Texaco art winner goes from lowest to highest point
Frances Treanor fell and broke several bones weeks before Leaving Cert
Stephen Walsh, Ratoath Senior NS, Co Meath with Hydrangeas. He won 1st place in the 9 to 11 years category at the 61st Texaco Children’s Art Competition. Photograph: Dara Mac Dónaill
On her last day at St Louis Secondary School in Co Monaghan last year, the winner of this year’s Texaco Children’s Art Competition, Frances Treanor (18), fell and broke several bones.
It was two weeks before the Leaving Cert and she ended up sitting the exams in a wheelchair, choosing to do them in handwriting despite her broken wrist.
“She was very determined, and she never complained. She has great fortitude and strength of spirit. She would have been at her lowest point last year, and now she’s at her highest point,” said her mother Ann Treanor.
Now a first year student at the National College of Art and Design in Dublin, she completed her winning drawing Self Portrait in just over two weeks using a ballpoint pen. Frances, who usually draws in pencil, decided to try something different this year. She said pen is more difficult because you cannot erase mistakes.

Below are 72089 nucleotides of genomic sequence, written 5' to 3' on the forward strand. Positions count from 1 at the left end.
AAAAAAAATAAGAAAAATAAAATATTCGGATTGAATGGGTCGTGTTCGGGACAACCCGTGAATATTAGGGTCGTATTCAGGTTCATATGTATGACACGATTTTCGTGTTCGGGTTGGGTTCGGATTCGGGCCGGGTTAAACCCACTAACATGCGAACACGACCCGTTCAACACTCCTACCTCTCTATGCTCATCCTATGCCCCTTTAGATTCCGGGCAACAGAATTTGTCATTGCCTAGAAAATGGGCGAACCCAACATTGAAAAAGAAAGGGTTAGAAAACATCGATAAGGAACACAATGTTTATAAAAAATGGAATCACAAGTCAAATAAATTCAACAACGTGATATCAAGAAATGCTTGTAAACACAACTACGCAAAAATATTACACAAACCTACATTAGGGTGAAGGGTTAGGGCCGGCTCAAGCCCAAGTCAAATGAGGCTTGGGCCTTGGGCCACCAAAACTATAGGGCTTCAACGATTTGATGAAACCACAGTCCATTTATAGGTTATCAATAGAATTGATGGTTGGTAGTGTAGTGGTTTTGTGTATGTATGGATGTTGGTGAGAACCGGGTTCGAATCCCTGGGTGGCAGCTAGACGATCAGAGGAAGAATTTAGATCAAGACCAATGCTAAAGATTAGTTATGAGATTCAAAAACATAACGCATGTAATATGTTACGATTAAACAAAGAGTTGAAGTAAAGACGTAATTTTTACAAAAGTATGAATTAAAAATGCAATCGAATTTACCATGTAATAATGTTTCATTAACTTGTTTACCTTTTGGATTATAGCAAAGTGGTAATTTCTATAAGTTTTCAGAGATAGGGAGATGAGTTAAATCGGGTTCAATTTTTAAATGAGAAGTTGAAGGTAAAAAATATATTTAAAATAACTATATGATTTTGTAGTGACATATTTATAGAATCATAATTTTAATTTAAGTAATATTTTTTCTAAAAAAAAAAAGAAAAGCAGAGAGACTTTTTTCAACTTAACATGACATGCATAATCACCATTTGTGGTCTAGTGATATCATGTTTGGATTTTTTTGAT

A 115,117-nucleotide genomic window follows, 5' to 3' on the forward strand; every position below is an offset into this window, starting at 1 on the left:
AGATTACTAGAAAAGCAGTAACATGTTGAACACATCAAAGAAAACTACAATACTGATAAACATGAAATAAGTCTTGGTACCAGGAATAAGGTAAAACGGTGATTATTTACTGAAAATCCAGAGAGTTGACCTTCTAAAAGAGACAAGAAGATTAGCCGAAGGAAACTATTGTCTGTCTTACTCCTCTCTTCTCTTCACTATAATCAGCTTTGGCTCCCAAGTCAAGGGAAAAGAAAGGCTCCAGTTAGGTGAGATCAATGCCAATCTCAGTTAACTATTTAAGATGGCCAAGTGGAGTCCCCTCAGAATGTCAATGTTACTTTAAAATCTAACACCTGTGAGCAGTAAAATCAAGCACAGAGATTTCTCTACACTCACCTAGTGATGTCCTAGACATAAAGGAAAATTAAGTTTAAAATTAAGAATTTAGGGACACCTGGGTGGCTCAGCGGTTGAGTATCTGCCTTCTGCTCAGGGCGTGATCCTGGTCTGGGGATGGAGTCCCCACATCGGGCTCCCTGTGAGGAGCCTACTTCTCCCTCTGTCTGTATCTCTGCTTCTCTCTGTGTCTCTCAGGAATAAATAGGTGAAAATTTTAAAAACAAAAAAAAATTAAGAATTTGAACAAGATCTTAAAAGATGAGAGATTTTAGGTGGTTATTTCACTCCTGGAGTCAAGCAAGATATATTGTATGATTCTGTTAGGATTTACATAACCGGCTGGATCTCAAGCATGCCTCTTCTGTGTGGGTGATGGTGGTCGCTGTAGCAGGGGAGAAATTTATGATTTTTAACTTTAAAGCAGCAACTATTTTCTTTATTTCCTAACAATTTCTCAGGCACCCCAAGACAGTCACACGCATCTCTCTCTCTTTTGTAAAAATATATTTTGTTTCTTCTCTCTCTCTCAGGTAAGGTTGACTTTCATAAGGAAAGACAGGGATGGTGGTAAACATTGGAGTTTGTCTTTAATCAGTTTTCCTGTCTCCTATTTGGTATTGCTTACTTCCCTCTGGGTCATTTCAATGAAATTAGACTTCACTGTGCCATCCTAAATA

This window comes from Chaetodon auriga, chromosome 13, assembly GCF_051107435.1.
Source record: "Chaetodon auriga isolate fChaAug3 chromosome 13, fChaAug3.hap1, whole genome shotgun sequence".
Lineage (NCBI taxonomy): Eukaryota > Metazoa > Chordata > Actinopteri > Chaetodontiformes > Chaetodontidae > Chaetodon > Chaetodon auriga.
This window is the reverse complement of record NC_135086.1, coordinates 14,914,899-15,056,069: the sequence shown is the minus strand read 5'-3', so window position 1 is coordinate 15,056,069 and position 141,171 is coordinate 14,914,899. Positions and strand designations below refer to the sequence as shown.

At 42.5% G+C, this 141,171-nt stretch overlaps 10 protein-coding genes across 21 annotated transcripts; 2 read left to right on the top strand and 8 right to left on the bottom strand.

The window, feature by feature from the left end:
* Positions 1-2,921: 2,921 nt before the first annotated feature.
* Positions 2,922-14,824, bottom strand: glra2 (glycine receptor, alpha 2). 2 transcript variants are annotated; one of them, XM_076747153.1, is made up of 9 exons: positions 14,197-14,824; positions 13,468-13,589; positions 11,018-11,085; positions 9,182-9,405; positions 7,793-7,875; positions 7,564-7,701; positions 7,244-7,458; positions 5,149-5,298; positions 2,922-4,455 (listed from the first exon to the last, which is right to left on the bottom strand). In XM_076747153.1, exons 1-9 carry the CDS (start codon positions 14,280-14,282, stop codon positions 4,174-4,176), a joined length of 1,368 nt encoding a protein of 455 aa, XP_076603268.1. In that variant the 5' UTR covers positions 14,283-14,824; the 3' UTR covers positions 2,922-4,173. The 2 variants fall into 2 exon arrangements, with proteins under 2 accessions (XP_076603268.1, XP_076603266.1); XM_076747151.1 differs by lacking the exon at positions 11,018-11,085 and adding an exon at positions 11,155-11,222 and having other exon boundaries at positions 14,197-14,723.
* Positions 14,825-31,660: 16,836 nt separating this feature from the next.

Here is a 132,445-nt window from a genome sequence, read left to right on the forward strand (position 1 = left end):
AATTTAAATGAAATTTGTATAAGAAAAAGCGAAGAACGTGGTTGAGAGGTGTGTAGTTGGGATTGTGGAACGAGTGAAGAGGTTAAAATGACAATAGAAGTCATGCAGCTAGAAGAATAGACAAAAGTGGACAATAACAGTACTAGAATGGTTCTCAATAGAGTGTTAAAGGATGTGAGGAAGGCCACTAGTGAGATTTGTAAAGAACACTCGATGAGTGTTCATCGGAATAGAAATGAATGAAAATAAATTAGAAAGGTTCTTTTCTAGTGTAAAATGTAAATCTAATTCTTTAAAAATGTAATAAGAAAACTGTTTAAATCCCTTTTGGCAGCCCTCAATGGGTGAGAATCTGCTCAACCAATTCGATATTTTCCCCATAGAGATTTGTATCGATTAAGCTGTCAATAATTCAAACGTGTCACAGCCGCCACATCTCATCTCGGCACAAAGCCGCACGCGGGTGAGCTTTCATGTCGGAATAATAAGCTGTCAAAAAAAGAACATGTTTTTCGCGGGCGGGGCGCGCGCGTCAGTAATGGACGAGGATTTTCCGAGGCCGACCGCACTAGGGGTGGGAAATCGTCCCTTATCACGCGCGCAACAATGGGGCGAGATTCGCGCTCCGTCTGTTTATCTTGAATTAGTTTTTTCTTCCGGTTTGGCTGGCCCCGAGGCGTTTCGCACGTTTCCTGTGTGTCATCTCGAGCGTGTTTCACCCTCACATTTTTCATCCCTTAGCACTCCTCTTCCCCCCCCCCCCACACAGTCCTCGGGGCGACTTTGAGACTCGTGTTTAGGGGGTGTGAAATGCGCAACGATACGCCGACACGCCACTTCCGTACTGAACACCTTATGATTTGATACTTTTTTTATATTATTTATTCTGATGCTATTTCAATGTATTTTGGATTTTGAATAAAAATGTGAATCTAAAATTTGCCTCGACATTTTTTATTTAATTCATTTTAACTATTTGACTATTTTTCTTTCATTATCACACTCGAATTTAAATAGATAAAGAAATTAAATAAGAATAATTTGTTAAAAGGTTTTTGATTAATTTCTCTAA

“She was rushing out to leave it in the Liffey Valley Centre at the last minute for hand collection. It was very, very last minute, but that’s the way Frances works. She works under pressure best,” her mother said.
Nicole Forster (13), a student at Wilson’s Hospital Secondary School in Multyfarnham, Co Westmeath, won the €350 first prize in category C (12 to 13-year-olds) for her pencil portrait of actor Elijah Wood.
“She’s worked very hard over the years. Instead of being on a computer, she’s sketching,” said her ’s father Edward Forster.
Stephen Walsh (9), a student at Ratoath Senior National School in Ratoath, Co Meath, won first prize in category D (9 to 11-year-olds) for his painting Hydrangeas.
“I decided to do it because they’re very common flowers in Ireland. And they’re unusual because they come in different colours in different places. Like in Wexford they’re blue and pink and in Meath they’re pink, and they change depending on the soil,” said Stephen, who won special merit awards at the competition in 2013 and 2014.